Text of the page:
|Sunday, February 3, 2019|
h yes it does. But whether the discretionary powers of the institution required that it acted in the interest of the federal republic of Nigeria or against it and in a parochial manner is not exactly clear. This, I believe is reason why the suspension of embattled CJN Walter Onnoghen has stirred the hornet’s nest. Overtime, a lacuna – because it doesallow a person or an institution to act as they deemed fit – has been misused by ambitious and parochial minded leaders who (in the name of doing publicgood) carry out very personal or anti-people stunts.
Several points in the CJN’s saga actually do begfor clarifications. First, it was alleged that the CJN did not disclose all ofhis foreign accounts. This, the CJN admitted as an oversight on his part and, shouldtherefore – according to the positions held by very respected legal minds – haveamounted to a no case. Secondly, we were told that millions of dollars arefound in those accounts. On this allegation, a competent court was yet to saywhether or not if the monies are legitimate or a corrupt enrichment.
Thirdly, a suspension was effected against theCJN without a valid court order to do so. And if we also call to mind that thissame institution called the presidency has a valid court order that required itto release Sheikh Ibrahim El-Zakzakky from detention since 2016; the questionbecomes: Why the haste to remove Walter Onnoghen? Recall also that it was untilthe civil society groups had mounted an unbearable pressure on the Presidencythat Engr. Babachir Lawal – who was already indicted by a panel – was suspended.
I can go on and on to mention several areas wherethe law was clearly disregarded by this same institution that claims to act inthe interest of the federation in this instance. The former SEC DG Munir Gwarzoand the former scribe of the NHIS Prof. Yusuf Usman, are two cases that are asprovoking as the CJN’s yet nothing is done about it. The sack of Col. LawalDaura (rtd) of the DSS is one that should attract a follow up of the law but isbeen swept under the carpet.
While not giving in to sentiment or bias; it is necessaryto now question the legality of exploiting a lacuna in law to do damage insteadof good and what it portends for our nascent democracy if a lacuna continued tobe without definitive features that could make it of use in a positive way. Unlikethe Doctrine of necessity which is clearly instinctive or envisaged situationswhere a lacuna existed and demanded an urgent as well as a proactive measure; alacuna is only a gap that is not sure to be filled with the right actionsalways.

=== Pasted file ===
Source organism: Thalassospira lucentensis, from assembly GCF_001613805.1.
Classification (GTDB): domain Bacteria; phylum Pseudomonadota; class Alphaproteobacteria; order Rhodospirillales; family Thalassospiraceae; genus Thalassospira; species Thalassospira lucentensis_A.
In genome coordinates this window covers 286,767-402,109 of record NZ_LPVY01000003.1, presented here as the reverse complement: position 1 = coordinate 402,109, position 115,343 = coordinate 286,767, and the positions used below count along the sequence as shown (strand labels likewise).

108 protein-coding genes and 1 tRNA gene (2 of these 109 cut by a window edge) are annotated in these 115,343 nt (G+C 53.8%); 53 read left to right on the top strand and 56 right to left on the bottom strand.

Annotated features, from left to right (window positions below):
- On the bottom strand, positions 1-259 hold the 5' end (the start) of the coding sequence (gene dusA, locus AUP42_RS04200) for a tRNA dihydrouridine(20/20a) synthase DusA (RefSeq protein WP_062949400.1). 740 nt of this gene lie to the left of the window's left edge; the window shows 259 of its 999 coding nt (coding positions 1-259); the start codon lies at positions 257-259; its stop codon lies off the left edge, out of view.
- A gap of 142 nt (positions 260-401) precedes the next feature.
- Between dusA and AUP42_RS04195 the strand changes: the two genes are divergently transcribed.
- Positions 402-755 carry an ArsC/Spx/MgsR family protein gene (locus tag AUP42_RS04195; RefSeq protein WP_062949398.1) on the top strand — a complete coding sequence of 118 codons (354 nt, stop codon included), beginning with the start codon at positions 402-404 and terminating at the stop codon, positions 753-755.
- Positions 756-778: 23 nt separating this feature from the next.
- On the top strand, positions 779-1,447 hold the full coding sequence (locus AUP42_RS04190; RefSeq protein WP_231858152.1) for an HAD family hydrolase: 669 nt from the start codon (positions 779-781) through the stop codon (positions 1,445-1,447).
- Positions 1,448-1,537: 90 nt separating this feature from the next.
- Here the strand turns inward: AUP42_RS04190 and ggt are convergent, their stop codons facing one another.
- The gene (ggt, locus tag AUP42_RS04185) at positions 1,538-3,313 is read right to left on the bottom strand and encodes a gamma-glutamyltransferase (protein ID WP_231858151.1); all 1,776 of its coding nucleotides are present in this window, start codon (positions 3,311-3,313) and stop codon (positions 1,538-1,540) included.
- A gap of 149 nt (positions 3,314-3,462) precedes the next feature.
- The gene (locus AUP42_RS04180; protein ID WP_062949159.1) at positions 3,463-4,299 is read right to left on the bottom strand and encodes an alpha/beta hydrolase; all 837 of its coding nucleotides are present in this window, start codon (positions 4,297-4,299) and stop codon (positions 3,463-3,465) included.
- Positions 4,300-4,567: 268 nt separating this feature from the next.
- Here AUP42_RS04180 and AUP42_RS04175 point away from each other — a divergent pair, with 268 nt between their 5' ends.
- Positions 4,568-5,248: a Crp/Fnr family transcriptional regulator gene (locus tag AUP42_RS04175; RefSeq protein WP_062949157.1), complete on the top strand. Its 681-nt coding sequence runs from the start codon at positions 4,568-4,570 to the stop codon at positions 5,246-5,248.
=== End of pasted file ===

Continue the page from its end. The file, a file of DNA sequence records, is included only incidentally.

I think that if a lacuna is made to be exploitedonly when what is legally right is to be done; Nigeria will be a better place. Forour nascent democracy to be bastardized, collapse or be abused in the name ofexploiting a lacuna that existed in the Constitution is to appear – in the eyesof the world – as people without the willingness to act with civility. It isannoying to note that despite the clarity of relevant sections of the 1999 constitution(as amended) about the removal of the CJN, the government moved ahead to showimpunity.
Impunity that they now seek to legalize by hidingbehind a supposed lacuna. And I ask: They promised us CHANGE; what are theydoing differently from the deeds of the governments of Chief Obasanjo and Dr.Jonathan before now? Also, the nomination and subsequent appointment of TankoMohammed – a Sharia court judge – is a signal that Onnoghen’s ouster is simplyto pave the way for the APC to use the judiciary for the purposes of legitimizingwhat they are about to carry out during the coming elections.
Let us not be deceived, Onnoghen’s ouster is whatthe powers-that-be in ASO ROCK only wanted. If you are in doubt; watch whatwill follow with the case. I can tell with authority that the case will die asthe federal government will give no time at all to whatever the courts will sayand will not even show that they are in a legal battle with anyone. My argumenthere is simple and it is that even though an institution can invoke thedoctrine of necessity because of a lacuna, it is not the same thing as to actwith impunity.
What the president’s action translates to countfor a brandishing of illiteracy - because it is illiterate to act with impunityin the face of the law – in such a way that Nigeria now looked quite foolish ifshe allowed for a re-election of President Muhammadu Buhari and his gang ofjihadist to power after February 16th, 2019. The suspended CJN isanother victim to suffer from Nigeria’s highly flawed constitution. His fall isa reminder that as far as true democracy was concerned; it is not yet Uhuru.
The undoubtedly powerful presidency is still aclog in the wheel of progress for enthronement of the rule of law. Therefore,those who applaud the president today must be careful lest they become victims tomorrow.Democracy or the rule of law means nothing to these persons in power. You justread of arson in INEC’s office in Abia state where PVCs in their thousands aremelted by fire. Naija voters; for the APC, DIS ELECTION NA DO-OR-DIE AFFAIR. So,don’t be fooled by the crowd; Buhari’s lost market value.